Sunday, 5 July 2020

Pelikan Packs Them In!

Coming soon to a webstore near everyone!
New toys from the New Pelikan Workshop
Yes,  I am back and raring to go! I'm still pretty knackered and at the start of my first day back at work I thought I would check my O2 sats. I was pleased to say that they were a good 97% but a bit shocked that walking 400m along a corridor had left me with a heart rate of 130! I need to get my fitness back soon. People did comment that I looked rather thin (I'm down to 57Kg) but I'm eating normally again and the weight should come back up fairly quickly. Of course, the idiot who writes the on call rotas had put me down for the Trauma service yesterday (Saturday) and that took it out of me - luckily, all I do on a Sunday is sit and write a blog post! I'm thinking that I will have to shoot the rota service organiser soon - Oh wait....that would be me. Doh! One thing I did see yesterday reminds me that the wonderful wood craftsmen we take for granted risk life and fingers every day - one poor chap decided that he'd put his hand through a table saw. Ouch!!  I suspect he will only be able to count to 8½ from now on and maybe even less! Be careful out there, Eric, Brian, Jakub, Terry, Yavuz et al.

These puzzles are due to be released by the New Pelikan Workshop very soon and I suspect that they will also come up for sale (probably a few weeks later) from PuzzleMaster in Canada or JPGames in the UK. They are ALL worth your hard-earned cash and your choice depends on how tough you like your puzzling to be.

Whilst off sick with the dreaded virus, I was offered a bunch of new toys by Jakub and Jaroslav to review before they go on sale. I was feeling like hell and had not managed any puzzling for over a week but I had more or less decided that I was probably going to survive so the transaction was done and a large package winged across Europe at an unbelievable speed! I was delighted to receive copies of 2 new cube packing puzzles by the "Master of the disturbingly simple", Osanori Yamamoto (PuzzleMad links) as well as a 2 new incredibly gorgeous designs by Volker Latussek (PuzzleMad links) and a new multi-packing puzzle by Alexander Magyarics (PuzzleMad links). They all looked absolutely stunning which is exactly what we have come to expect from those Pelikan boys! The wood choices are great with fabulous grain and contrasting colours. So which ones should I start on? Unfortunately, my spirit was willing but the brain was definitely NOT functioning terribly well - I had a quick fiddle for a day or 2 after they arrived and I just couldn't do anything - in fact, I kept falling asleep! These puzzles are definitely NOT boring but they will need a very good attention span and a well functioning brain! I would need to wait until my brain fog had improved a bit more.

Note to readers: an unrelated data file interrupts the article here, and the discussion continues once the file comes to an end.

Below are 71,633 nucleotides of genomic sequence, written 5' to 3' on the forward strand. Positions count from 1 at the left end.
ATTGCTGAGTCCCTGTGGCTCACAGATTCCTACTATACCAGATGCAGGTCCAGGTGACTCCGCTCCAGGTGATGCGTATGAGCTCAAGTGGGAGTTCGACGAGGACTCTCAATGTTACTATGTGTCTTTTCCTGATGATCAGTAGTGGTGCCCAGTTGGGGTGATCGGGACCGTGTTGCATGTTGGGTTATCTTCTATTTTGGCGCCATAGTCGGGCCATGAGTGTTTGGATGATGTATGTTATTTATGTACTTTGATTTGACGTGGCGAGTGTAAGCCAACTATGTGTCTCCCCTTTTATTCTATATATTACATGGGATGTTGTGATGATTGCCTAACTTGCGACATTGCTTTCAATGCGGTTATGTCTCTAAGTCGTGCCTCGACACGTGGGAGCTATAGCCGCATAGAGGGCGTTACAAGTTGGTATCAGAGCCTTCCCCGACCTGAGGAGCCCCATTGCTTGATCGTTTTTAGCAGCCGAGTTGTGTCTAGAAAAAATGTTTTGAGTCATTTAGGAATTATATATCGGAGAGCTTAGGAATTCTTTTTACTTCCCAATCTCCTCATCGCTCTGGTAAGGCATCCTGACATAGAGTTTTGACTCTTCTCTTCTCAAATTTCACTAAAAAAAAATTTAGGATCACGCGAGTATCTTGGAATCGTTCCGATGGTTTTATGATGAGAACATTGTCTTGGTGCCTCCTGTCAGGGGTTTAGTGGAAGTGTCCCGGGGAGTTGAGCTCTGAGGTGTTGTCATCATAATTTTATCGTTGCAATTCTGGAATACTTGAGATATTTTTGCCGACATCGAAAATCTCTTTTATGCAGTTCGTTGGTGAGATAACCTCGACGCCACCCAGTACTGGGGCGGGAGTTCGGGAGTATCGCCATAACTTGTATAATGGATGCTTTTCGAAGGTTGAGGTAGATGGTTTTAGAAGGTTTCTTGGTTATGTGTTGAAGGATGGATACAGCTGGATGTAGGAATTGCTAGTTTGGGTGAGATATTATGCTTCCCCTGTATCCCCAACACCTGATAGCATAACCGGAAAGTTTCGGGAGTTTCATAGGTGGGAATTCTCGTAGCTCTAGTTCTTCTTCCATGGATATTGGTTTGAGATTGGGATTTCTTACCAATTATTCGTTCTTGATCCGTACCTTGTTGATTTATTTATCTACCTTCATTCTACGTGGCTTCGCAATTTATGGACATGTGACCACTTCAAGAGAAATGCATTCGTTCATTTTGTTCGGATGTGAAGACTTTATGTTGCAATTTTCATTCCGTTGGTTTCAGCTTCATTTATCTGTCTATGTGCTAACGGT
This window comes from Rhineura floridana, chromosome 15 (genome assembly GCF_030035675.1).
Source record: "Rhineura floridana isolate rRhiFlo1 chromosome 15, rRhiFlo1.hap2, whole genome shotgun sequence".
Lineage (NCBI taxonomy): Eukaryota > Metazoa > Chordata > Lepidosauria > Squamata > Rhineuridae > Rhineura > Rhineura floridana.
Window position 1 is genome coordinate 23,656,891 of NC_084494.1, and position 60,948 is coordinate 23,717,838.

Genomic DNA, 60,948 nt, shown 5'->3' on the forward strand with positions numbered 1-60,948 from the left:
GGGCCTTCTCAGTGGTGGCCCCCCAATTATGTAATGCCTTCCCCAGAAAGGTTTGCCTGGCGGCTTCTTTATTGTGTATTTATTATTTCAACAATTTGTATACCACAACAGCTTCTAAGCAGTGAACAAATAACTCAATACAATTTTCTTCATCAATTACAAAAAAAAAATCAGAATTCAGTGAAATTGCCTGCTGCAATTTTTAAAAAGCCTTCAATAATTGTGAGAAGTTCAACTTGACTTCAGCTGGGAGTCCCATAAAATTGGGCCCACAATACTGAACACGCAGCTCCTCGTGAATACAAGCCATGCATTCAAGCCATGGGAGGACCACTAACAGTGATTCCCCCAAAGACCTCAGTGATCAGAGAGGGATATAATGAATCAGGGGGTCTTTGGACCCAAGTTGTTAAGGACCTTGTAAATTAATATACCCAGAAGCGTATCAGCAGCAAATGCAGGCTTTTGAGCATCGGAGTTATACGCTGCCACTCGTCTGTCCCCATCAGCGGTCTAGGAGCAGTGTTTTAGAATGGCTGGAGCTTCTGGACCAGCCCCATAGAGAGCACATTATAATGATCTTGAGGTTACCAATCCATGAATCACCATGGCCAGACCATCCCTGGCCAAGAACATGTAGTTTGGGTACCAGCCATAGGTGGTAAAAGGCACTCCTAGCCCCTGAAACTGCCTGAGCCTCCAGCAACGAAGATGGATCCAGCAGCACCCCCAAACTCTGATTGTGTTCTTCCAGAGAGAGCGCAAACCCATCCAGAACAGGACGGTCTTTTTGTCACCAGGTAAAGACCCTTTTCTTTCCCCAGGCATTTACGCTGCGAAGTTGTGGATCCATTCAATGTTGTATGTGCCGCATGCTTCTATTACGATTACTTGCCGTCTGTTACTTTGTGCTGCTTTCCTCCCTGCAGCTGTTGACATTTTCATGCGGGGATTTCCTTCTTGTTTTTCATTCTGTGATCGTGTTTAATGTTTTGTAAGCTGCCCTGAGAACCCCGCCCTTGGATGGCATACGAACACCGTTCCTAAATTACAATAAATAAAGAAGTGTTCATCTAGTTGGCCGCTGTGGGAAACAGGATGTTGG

Later in the week, I started to feel a whole lot better and set to work  puzzles again.

Diamond Hole

Diamond Hole by Osanori Yamamoto
This one is made form Wenge and Maple and the name/designer has been etched onto the puzzle
Osanori-san keeps producing designs based on a small cube or cuboid cavity (literally just a 3x3x3 or 3x3x2) within a simple box which has one or more holes at some position and the aim is to insert a small number (usually just 3 or 4) of oddly shaped pieces into the cavity such that the hole(s) are completely obscured - this may completely fill the cavity but often does not. The premise of these puzzles is incredibly simple but the sheer challenge and enjoyment that is achieved with such a simple idea cannot be underestimated. Sometimes rotations are required but mostly it is just a dance of the pieces in a beautiful pattern that is required before they settle into place. Looking at the pieces, you can see that there is going to be a reasonable amount of space left inside the box but the complexity of the pieces coupled with the restriction to movement caused by the diagonal half filled voxels along the edges of the holes make for a really fun challenge.

My usual approach (I assume that everyone does the same) is to make the cubic shape outside the box. Then I find that none of the shapes I make will cover the holes properly and have to make the shapes several (even many) times before it seems to fit properly. My problem is having a memory of a bluebottle (apparently we have been doing a disservice to Goldfish) - I am fairly certain that several times I made the same cubic shape as I did earlier to check against the box but couldn't remember it. I tried at least 6 different cubes but Burrtools tells me there aren't 6 cubic assemblies. 

Having finally found a number of cubes that fill the holes, it was time to assemble it inside the box. Again, I assume most of you take your cubes and try to disassemble them constrained by the holes? For some reason, this was not happening for me! Some of my cubes could be rotated and tried in different orientations and hopefully......NOPE! Try again! I got fixated on one particularly nice cubic assembly and tried it for hours and hours. Sigh! Maybe my cube was wrong? Hell yes! I found another cubic assembly that didn't seem quite as nice but did fit the shape and after trying several different orientations, I thought I had something promising. Time to try getting it into the actual box. Even that is a huge challenge! Which piece to try in which order? I was fixated and kept trying the same idea over and over again and, of course, failing. Aaaargh! In my enfeebled state, I kept trying the same thing and for once, I have disproved the theory - something changed and I had the puzzle solved! Yessss - I loved it!

At last! It took me hours!